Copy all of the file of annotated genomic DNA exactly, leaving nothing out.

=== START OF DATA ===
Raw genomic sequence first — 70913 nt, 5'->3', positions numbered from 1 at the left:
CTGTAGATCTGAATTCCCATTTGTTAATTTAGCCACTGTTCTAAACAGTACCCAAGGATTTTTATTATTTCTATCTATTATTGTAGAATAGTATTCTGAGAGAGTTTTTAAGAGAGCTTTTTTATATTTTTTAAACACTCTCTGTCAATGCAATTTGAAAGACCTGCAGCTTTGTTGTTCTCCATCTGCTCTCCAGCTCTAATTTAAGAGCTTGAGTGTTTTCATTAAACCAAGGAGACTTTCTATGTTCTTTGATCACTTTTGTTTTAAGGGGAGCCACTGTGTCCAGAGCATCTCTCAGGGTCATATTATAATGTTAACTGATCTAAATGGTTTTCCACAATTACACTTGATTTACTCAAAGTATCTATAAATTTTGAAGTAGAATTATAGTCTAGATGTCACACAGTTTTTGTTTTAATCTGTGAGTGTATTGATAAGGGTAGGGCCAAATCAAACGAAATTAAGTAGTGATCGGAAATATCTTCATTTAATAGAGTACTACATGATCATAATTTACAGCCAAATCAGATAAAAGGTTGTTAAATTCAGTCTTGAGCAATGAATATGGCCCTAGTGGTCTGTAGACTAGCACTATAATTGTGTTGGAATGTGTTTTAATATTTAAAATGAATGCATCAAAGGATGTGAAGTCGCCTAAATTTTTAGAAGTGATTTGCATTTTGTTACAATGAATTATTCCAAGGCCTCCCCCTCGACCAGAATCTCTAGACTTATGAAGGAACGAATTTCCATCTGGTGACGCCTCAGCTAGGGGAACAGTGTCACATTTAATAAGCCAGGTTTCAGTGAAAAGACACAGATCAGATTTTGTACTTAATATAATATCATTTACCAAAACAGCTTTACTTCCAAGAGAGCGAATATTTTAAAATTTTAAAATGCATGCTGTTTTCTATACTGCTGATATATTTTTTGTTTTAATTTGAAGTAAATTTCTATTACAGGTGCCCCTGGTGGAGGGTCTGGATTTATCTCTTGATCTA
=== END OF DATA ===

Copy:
Raw genomic sequence first — 70913 nt, 5'->3', positions numbered from 1 at the left:
CTGTAGATCTGAATTCCCATTTGTTAATTTAGCCACTGTTCTAAACAGTACCCAAGGATTTTTATTATTTCTATCTATTATTGTAGAATAGTATTCTGAGAGAGTTTTTAAGAGAGCTTTTTTATATTTTTTAAACACTCTCTGTCAATGCAATTTGAAAGACCTGCAGCTTTGTTGTTCTCCATCTGCTCTCCAGCTCTAATTTAAGAGCTTGAGTGTTTTCATTAAACCAAGGAGACTTTCTATGTTCTTTGATCACTTTTGTTTTAAGGGGAGCCACTGTGTCCAGAGCATCTCTCAGGGTCATATTATAATGTTAACTGATCTAAATGGTTTTCCACAATTACACTTGATTTACTCAAAGTATCTATAAATTTTGAAGTAGAATTATAGTCTAGATGTCACACAGTTTTTGTTTTAATCTGTGAGTGTATTGATAAGGGTAGGGCCAAATCAAACGAAATTAAGTAGTGATCGGAAATATCTTCATTTAATAGAGTACTACATGATCATAATTTACAGCCAAATCAGATAAAAGGTTGTTAAATTCAGTCTTGAGCAATGAATATGGCCCTAGTGGTCTGTAGACTAGCACTATAATTGTGTTGGAATGTGTTTTAATATTTAAAATGAATGCATCAAAGGATGTGAAGTCGCCTAAATTTTTAGAAGTGATTTGCATTTTGTTACAATGAATTATTCCAAGGCCTCCCCCTCGACCAGAATCTCTAGACTTATGAAGGAACGAATTTCCATCTGGTGACGCCTCAGCTAGGGGAACAGTGTCACATTTAATAAGCCAGGTTTCAGTGAAAAGACACAGATCAGATTTTGTACTTAATATAATATCATTTACCAAAACAGCTTTACTTCCAAGAGAGCGAATATTTTAAAATTTTAAAATGCATGCTGTTTTCTATACTGCTGATATATTTTTTGTTTTAATTTGAAGTAAATTTCTATTACAGGTGCCCCTGGTGGAGGGTCTGGATTTATCTCTTGATCTA